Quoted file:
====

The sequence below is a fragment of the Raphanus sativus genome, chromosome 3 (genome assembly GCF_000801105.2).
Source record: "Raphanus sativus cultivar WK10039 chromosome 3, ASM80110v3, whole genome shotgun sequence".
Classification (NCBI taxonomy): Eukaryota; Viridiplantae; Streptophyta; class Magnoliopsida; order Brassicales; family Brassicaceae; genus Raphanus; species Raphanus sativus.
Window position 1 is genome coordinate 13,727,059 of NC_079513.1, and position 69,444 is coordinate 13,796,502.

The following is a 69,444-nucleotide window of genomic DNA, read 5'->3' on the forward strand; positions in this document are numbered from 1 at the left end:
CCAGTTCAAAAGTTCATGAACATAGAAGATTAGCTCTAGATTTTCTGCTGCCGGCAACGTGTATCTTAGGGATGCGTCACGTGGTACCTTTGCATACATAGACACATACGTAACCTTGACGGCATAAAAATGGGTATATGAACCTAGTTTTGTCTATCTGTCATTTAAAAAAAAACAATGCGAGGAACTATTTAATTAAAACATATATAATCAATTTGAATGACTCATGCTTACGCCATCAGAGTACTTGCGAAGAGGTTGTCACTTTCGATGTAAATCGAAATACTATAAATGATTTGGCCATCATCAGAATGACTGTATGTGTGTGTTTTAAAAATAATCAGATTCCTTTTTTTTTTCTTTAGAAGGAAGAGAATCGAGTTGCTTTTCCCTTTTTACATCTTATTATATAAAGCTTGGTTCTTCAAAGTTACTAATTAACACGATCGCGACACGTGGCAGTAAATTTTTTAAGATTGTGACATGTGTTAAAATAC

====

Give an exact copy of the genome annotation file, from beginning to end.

The sequence below is a fragment of the Raphanus sativus genome, chromosome 3 (genome assembly GCF_000801105.2).
Source record: "Raphanus sativus cultivar WK10039 chromosome 3, ASM80110v3, whole genome shotgun sequence".
Classification (NCBI taxonomy): Eukaryota; Viridiplantae; Streptophyta; class Magnoliopsida; order Brassicales; family Brassicaceae; genus Raphanus; species Raphanus sativus.
Window position 1 is genome coordinate 13,727,059 of NC_079513.1, and position 69,444 is coordinate 13,796,502.

The following is a 69,444-nucleotide window of genomic DNA, read 5'->3' on the forward strand; positions in this document are numbered from 1 at the left end:
CCAGTTCAAAAGTTCATGAACATAGAAGATTAGCTCTAGATTTTCTGCTGCCGGCAACGTGTATCTTAGGGATGCGTCACGTGGTACCTTTGCATACATAGACACATACGTAACCTTGACGGCATAAAAATGGGTATATGAACCTAGTTTTGTCTATCTGTCATTTAAAAAAAAACAATGCGAGGAACTATTTAATTAAAACATATATAATCAATTTGAATGACTCATGCTTACGCCATCAGAGTACTTGCGAAGAGGTTGTCACTTTCGATGTAAATCGAAATACTATAAATGATTTGGCCATCATCAGAATGACTGTATGTGTGTGTTTTAAAAATAATCAGATTCCTTTTTTTTTTCTTTAGAAGGAAGAGAATCGAGTTGCTTTTCCCTTTTTACATCTTATTATATAAAGCTTGGTTCTTCAAAGTTACTAATTAACACGATCGCGACACGTGGCAGTAAATTTTTTAAGATTGTGACATGTGTTAAAATAC